KERRVILLE, Texas – In 1992, Scott Panetti shot and killed his mother and father-in-law. He was then convicted of capital murder in Kerrville and sentenced to death in 1995.
Prior to his trial, Panetti asked for and was granted permission to act as his own attorney.
Scott Monroe, who is now the Kerr County District Attorney for the 198th District, was appointed as Panetti's stand-by counsel.
"I think that most people would start off by saying that guy's got to be crazy to do that, and in this case there was a lot of truth to that," Monroe said Monday.
He said that the evidence supported that.
"Scott (Panetti) had a documented history of mental illness," Monroe said. "There was never any doubt ever that Scott (Panetti) was mentally ill."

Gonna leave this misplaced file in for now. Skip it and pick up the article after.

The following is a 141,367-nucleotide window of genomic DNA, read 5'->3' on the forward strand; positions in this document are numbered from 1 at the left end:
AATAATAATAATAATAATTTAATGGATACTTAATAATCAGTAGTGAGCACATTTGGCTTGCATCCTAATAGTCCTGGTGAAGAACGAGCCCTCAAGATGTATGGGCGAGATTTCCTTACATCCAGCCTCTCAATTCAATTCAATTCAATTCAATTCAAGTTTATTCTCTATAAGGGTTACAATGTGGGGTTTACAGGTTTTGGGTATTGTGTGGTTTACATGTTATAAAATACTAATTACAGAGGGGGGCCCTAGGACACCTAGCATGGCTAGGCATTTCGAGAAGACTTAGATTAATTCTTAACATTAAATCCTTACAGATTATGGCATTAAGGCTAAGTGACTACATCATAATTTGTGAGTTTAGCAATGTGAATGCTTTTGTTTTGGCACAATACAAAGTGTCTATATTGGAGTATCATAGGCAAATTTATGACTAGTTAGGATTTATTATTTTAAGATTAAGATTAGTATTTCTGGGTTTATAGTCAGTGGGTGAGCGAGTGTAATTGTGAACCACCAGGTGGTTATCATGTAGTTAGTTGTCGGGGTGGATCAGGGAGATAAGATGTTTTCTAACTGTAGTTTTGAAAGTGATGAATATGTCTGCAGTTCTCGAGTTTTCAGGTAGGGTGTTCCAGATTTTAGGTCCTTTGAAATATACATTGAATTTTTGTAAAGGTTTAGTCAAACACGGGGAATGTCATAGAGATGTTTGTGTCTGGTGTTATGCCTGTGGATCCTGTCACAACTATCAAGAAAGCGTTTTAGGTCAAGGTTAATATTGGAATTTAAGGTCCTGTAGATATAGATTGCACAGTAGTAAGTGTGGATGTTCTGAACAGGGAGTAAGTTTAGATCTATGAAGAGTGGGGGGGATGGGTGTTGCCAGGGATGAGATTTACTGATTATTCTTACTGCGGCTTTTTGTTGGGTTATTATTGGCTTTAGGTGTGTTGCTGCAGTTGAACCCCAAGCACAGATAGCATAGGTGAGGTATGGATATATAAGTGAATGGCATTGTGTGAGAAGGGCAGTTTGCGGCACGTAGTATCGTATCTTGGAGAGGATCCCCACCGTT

That is where the controversy surrounding Panetti's execution is centered.
The Texas Court of Criminal Appeals dismissed an appeal based on Panetti's mental condition last week. But death penalty opponents insist his mental condition should prevent his execution.
Panetti's attorneys requested his execution date postponed so that he can undergo further psychological testing to determine if he's competent to be put to death.
They believe his case raises questions about the legality of executing the mentally ill — an issue the U.S. Supreme Court has previously considered.
Panetti is scheduled to be executed in Huntsville on Wednesday.